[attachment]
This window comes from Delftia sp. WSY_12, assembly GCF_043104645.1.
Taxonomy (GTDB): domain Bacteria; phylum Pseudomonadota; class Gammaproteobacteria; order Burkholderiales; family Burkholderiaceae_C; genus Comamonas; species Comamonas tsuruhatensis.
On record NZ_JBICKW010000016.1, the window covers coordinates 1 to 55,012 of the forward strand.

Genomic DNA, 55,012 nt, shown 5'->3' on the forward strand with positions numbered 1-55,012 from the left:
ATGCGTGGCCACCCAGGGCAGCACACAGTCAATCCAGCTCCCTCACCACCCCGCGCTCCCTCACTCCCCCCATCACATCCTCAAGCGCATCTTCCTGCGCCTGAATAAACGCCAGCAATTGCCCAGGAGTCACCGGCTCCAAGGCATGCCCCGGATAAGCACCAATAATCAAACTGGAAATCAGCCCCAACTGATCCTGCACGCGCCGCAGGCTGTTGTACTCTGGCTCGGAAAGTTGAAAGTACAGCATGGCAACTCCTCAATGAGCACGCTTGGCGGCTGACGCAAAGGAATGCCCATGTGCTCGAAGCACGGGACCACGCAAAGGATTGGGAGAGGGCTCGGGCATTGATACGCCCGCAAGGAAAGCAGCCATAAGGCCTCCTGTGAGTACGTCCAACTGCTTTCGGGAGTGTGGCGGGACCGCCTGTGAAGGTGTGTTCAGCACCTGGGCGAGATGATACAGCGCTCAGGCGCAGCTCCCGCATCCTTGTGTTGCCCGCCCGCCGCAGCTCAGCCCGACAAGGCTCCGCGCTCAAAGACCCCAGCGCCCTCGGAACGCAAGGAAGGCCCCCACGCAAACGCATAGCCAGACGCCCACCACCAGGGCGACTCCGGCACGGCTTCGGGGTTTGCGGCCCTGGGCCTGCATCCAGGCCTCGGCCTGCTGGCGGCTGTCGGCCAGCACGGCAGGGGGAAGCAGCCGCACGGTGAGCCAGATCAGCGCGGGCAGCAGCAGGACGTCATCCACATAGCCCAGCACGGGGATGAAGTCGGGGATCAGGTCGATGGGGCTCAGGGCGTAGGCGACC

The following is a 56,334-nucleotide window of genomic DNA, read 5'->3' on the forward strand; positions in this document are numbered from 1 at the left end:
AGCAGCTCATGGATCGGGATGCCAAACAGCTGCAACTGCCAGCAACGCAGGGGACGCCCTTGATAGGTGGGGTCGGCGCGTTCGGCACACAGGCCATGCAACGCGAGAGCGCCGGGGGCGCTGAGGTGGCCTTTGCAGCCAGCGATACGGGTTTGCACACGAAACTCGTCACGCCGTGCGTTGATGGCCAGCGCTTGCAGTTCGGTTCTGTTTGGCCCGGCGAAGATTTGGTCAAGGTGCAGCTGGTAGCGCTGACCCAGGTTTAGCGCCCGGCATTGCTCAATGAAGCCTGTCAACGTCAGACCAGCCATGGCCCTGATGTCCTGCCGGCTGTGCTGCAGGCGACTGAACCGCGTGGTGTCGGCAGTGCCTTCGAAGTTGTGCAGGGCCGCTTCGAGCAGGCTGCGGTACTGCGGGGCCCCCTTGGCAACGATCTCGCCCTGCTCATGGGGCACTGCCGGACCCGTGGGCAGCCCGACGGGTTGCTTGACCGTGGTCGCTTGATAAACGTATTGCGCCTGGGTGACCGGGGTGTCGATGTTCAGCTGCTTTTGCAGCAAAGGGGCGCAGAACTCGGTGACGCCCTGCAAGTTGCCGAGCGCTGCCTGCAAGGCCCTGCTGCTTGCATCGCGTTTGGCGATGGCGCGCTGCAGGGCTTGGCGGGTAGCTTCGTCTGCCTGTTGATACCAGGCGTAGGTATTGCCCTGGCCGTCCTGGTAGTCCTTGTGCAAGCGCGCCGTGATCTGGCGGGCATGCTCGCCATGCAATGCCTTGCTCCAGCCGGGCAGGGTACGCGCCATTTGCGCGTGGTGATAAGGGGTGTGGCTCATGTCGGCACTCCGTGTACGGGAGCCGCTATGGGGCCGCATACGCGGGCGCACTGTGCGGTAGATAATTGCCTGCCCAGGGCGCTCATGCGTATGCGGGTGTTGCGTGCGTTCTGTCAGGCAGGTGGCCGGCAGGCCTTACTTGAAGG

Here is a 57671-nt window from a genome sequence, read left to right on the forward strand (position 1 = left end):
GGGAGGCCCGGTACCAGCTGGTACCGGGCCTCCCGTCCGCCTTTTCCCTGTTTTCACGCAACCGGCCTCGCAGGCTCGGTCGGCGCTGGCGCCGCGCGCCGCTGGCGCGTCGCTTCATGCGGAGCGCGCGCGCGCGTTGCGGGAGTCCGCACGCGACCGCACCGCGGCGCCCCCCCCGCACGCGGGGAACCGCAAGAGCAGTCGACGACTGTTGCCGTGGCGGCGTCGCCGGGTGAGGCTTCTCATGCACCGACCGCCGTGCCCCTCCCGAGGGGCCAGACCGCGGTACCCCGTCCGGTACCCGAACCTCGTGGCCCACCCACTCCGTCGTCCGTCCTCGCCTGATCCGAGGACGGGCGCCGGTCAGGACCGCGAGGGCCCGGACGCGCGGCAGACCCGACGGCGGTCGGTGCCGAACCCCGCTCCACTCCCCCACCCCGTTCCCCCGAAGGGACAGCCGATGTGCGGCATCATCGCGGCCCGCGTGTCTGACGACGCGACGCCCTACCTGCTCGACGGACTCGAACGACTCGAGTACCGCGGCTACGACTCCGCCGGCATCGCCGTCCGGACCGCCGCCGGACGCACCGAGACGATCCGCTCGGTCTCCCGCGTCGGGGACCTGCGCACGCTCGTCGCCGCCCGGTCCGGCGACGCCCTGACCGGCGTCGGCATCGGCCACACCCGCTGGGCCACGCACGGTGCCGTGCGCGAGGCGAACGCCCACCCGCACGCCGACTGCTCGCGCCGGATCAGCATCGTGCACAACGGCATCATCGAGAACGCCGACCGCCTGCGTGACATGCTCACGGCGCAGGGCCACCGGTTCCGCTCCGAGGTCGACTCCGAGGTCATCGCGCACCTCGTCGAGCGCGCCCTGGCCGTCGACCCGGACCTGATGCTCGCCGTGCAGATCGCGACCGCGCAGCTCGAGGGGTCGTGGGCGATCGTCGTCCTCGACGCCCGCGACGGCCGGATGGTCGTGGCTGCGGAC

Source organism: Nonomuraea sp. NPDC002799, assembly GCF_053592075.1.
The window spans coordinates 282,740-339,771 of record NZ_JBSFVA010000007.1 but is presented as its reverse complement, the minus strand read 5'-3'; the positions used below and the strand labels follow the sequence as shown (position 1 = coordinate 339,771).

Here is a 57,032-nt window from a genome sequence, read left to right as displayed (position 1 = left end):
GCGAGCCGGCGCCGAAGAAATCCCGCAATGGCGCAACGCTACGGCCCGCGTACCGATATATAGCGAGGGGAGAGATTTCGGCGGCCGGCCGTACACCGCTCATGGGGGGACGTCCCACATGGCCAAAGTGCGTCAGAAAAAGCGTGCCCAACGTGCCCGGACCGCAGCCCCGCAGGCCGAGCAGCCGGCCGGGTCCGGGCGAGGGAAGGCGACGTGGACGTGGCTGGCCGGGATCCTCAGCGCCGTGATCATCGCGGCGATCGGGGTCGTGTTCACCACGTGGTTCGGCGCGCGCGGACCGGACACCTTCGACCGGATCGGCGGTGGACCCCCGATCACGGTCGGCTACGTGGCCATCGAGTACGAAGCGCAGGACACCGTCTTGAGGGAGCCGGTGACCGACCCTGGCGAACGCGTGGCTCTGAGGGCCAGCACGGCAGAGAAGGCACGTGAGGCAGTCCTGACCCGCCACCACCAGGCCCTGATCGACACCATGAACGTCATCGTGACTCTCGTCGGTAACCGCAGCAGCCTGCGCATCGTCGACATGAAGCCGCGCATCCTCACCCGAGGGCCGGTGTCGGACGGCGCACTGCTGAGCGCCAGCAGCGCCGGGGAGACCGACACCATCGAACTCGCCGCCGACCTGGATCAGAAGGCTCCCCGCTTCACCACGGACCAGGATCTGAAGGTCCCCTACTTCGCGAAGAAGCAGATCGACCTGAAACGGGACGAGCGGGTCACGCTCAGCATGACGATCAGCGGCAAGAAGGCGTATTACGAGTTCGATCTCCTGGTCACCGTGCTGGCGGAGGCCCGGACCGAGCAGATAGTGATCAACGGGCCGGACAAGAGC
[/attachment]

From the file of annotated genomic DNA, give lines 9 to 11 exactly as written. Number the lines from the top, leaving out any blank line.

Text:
GGGAGGCCCGGTACCAGCTGGTACCGGGCCTCCCGTCCGCCTTTTCCCTGTTTTCACGCAACCGGCCTCGCAGGCTCGGTCGGCGCTGGCGCCGCGCGCCGCTGGCGCGTCGCTTCATGCGGAGCGCGCGCGCGCGTTGCGGGAGTCCGCACGCGACCGCACCGCGGCGCCCCCCCCGCACGCGGGGAACCGCAAGAGCAGTCGACGACTGTTGCCGTGGCGGCGTCGCCGGGTGAGGCTTCTCATGCACCGACCGCCGTGCCCCTCCCGAGGGGCCAGACCGCGGTACCCCGTCCGGTACCCGAACCTCGTGGCCCACCCACTCCGTCGTCCGTCCTCGCCTGATCCGAGGACGGGCGCCGGTCAGGACCGCGAGGGCCCGGACGCGCGGCAGACCCGACGGCGGTCGGTGCCGAACCCCGCTCCACTCCCCCACCCCGTTCCCCCGAAGGGACAGCCGATGTGCGGCATCATCGCGGCCCGCGTGTCTGACGACGCGACGCCCTACCTGCTCGACGGACTCGAACGACTCGAGTACCGCGGCTACGACTCCGCCGGCATCGCCGTCCGGACCGCCGCCGGACGCACCGAGACGATCCGCTCGGTCTCCCGCGTCGGGGACCTGCGCACGCTCGTCGCCGCCCGGTCCGGCGACGCCCTGACCGGCGTCGGCATCGGCCACACCCGCTGGGCCACGCACGGTGCCGTGCGCGAGGCGAACGCCCACCCGCACGCCGACTGCTCGCGCCGGATCAGCATCGTGCACAACGGCATCATCGAGAACGCCGACCGCCTGCGTGACATGCTCACGGCGCAGGGCCACCGGTTCCGCTCCGAGGTCGACTCCGAGGTCATCGCGCACCTCGTCGAGCGCGCCCTGGCCGTCGACCCGGACCTGATGCTCGCCGTGCAGATCGCGACCGCGCAGCTCGAGGGGTCGTGGGCGATCGTCGTCCTCGACGCCCGCGACGGCCGGATGGTCGTGGCTGCGGAC

Source organism: Nonomuraea sp. NPDC002799, assembly GCF_053592075.1.
The window spans coordinates 282,740-339,771 of record NZ_JBSFVA010000007.1 but is presented as its reverse complement, the minus strand read 5'-3'; the positions used below and the strand labels follow the sequence as shown (position 1 = coordinate 339,771).